You know I thought of something else. I guess you would need to poll readers to guage interest to be fair. I know I’ve emailed you before. What about picking up already funded projects on kickstarter and other platforms and discuss merits of the tools they have. I get plenty of notices since I frequently back projects, but only once did I back a tool per se and it was useless. All else has been great.
Stuart, I enjoy the relatively broad subject matter of your blog but especially appreciate the opinions, suggestions and other commentaries of your readership. I have an odd range of tool interests but would love to see some comparisons a la Project Farm or Torque test channel. I realize this is probably outside of your time constraints but the discussions are always interesting. That said, I’d love a dive into the Langmuir MR-1 mill. Metal-cutting CNC starting at $4495 is intriguing. Also, some head to head comparisons of say Nepros or Vessel tools with solid American made companies like Williams or Proto and the European companies like PB Swiss and Hazet.
Another random idea: an article titled “Everything You Need to Know About T-Track, Miter Track, Multi-Track, and Saw Guide Track”
Samples of allll the different types and how they interact with the handful of different t-bolts, hex bolts, stamped t-nuts, maybe even good machinist t-nuts.
It’s not that difficult but there is enough slight variation in the market that it seems to cause confusion, frustration, and poor product reviews until people figure out the details. Powertec made a blog entry and video about this but it didn’t really cover it well. An article like that might rank well on searches and surely would drive traffic here over time. A good PSA article!
Been waiting on both new Ridgid jigsaws since home depot was charging $179.00 or some kit with a 1.5Ah battery. Between then and now DTO has had the Octane version for anywhere between $40-$90 depending on the sale. The other day I noticed HD had a new Ridgid jigsaw which I assumed to be the new brushless D-Handle.. However, its brushed and $149.00. Not sure if I need a review of it but seems to me the brushed version should be ‘tool only’ and $79.00. Besides, I can’t imagine what kind of price they’ll be asking for the D-Handle & Subcompact barrel when they finally do make an apperance. And can’t figure out why they didn’t release the new 6Ah charger with the Max batteries in the first place. I have the regular subcompact charger that is 2 amps. It took me about 3hrs and 40 minutes to charge my new 8Ah.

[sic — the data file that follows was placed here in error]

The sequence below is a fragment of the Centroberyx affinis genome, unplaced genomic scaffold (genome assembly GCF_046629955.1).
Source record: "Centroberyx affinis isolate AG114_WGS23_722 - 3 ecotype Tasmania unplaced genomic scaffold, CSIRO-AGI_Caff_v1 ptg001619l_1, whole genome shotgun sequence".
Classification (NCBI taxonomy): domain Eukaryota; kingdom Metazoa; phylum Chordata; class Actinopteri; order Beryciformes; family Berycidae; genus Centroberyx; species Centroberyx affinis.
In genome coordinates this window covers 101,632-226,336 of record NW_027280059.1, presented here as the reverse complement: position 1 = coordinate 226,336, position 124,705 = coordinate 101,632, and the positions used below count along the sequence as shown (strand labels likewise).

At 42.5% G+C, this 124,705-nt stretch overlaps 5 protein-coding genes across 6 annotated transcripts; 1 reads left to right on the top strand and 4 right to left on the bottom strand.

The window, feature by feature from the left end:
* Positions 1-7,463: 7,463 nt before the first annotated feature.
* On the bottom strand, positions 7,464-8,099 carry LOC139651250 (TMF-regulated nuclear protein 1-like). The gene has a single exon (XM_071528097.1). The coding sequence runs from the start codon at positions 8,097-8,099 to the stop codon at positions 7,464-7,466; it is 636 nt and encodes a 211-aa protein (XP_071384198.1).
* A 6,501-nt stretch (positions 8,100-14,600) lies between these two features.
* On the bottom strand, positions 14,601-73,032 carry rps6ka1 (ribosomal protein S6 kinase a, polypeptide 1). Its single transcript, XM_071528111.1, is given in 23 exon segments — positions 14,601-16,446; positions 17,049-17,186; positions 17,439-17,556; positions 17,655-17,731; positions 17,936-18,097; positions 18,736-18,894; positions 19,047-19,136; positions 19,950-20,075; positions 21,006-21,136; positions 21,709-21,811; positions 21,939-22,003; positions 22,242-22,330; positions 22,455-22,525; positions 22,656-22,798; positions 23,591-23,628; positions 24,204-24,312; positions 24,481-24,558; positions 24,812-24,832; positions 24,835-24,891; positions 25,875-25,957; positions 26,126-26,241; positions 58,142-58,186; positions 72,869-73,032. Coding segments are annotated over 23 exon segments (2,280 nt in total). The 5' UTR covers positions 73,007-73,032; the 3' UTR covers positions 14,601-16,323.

I’d like to see more reviews of Japanese tools, in particular interchangeable screwdriver bit/blades and handles. Their ISO/DIN implementation is the *only* way to go with JIS crosspoint or “+” screws and is far superior to SAE drivers for Phillips screws. The Japanese screwdrivers/bits are intended to *not* cam out. I’ve used my Vessel 9900 +0 driver four to five times each working day on average over the just-ended school year. The tip is still brand new and cam-outs only occur when screwheads are previously gumped up. Anex interchangeable handles are the best I’ve ever seen. Engineer PZ-57 screw removal pliers are superb. Olfa scissors and snap-off knives are great.